Persistent Organic Pollutants and Breast Cancer Risk

Principal Investigator:
Peggy Reynolds, Ph.D., David O. Nelson, Ph.D.
Myrto Petreas, Ph.D. (CalEPA), Leslie Bernstein, Ph.D. (City of Hope National Medical Center), Hoda Anton-Culver, Ph.D. (University of California, Irvine)
Funding Source:
California Breast Cancer Research Program
Funding Period:
Study Website:
Persistent organic pollutants (POPs) are chemicals (including dichlorodiphenyl trichloroethane (DDT) and polychlorinated biphenyls (PCBs)) first introduced after WWII but banned in the 1970s due to potential health dangers. However, because these chemicals do not degrade in nature, exposure continues decades later. Polybrominated diphenyl ethers (PBDEs) are newer POPs, introduced in the late 1970s as flame retardants.  With their presence in furnishings, PBDEs may be poised to become the PCBs of the 21st century.  In addition, brominated flame retardants (BFRs) also have gone into recent widespread use.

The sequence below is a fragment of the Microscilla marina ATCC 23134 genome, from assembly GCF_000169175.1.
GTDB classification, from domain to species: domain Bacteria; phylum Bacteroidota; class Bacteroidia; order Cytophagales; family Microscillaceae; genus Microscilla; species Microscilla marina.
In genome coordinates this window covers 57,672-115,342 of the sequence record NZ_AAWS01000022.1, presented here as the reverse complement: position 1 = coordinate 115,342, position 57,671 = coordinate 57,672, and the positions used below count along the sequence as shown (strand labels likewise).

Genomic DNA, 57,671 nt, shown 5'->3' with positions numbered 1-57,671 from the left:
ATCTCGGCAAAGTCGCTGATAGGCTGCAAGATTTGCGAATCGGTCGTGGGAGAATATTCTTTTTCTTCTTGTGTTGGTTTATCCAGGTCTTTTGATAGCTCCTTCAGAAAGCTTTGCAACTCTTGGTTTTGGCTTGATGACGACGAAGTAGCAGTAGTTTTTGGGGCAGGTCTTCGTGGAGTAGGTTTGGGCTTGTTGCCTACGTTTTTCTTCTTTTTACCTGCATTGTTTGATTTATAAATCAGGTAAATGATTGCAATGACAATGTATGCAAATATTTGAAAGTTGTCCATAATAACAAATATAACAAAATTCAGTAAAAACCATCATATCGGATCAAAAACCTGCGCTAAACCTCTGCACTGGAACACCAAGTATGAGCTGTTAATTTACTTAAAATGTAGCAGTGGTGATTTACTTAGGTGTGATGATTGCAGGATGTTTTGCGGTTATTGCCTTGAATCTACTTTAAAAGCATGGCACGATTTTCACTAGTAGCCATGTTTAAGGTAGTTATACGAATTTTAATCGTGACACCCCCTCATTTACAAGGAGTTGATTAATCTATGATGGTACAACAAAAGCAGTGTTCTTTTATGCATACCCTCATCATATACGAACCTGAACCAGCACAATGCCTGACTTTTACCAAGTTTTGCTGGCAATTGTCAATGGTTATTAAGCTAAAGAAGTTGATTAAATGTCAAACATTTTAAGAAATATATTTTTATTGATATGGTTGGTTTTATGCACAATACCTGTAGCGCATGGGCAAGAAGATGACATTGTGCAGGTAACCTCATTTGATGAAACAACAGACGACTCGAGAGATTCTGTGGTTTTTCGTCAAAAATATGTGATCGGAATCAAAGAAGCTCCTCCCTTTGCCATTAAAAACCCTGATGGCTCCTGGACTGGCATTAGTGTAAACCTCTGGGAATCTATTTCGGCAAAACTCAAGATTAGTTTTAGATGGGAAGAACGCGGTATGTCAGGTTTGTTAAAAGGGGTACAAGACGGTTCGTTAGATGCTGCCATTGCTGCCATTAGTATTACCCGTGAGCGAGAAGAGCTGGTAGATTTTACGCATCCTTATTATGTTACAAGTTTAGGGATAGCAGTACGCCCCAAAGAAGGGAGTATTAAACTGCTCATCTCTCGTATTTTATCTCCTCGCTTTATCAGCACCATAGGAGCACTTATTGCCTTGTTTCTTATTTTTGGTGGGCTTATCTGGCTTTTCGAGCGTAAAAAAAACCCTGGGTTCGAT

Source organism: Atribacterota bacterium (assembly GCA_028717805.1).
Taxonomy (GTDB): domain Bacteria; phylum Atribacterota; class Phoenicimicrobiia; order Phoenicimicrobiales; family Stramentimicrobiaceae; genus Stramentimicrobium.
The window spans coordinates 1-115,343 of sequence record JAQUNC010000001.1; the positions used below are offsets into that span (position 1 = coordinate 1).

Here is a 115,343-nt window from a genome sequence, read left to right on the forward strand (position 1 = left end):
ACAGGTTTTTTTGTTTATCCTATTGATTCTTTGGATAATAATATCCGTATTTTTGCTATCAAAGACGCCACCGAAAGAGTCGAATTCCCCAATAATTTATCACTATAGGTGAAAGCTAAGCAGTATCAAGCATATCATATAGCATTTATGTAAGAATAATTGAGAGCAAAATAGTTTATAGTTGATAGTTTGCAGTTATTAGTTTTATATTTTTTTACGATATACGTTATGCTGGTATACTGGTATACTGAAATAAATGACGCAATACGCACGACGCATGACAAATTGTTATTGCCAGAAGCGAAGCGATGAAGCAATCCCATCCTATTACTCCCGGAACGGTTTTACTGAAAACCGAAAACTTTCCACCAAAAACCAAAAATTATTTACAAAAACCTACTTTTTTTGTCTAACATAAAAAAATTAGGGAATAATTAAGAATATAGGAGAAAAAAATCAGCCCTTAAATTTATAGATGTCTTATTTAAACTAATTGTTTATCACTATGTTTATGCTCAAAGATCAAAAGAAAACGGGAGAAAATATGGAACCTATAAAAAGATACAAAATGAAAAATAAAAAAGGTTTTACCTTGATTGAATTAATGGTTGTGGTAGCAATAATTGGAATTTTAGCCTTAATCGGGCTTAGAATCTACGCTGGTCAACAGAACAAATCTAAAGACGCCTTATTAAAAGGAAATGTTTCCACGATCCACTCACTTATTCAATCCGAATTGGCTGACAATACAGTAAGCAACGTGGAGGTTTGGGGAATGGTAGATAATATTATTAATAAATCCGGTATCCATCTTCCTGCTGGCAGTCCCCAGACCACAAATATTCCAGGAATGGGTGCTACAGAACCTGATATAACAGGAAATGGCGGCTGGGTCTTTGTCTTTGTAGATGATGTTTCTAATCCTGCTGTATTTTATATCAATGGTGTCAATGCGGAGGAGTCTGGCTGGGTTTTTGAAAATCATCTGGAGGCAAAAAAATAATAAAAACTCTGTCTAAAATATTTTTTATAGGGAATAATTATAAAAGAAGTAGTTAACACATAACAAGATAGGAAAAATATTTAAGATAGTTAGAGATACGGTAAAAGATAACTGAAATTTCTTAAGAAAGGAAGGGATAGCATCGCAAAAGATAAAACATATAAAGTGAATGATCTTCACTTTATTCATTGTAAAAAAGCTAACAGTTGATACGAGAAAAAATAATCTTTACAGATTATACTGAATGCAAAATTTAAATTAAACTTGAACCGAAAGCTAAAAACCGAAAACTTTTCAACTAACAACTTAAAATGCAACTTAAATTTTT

POPs may play an important role in breast cancer causation because they are hormone-disrupting, but they have been little studied.  This study uses the California Teachers Study cohort to evaluate the risk of breast cancer associated with blood levels of both the older and newer POPs.  It will be the first large-scale investigation of how PBDEs and replacement BFRs may impact breast cancer risk.  It also will provide key information on the determinants of PBDE/BFR human exposures and how these differ among different communities. This information is essential for regulatory action to curb exposures to these chemicals.

© Cancer Prevention Institute of California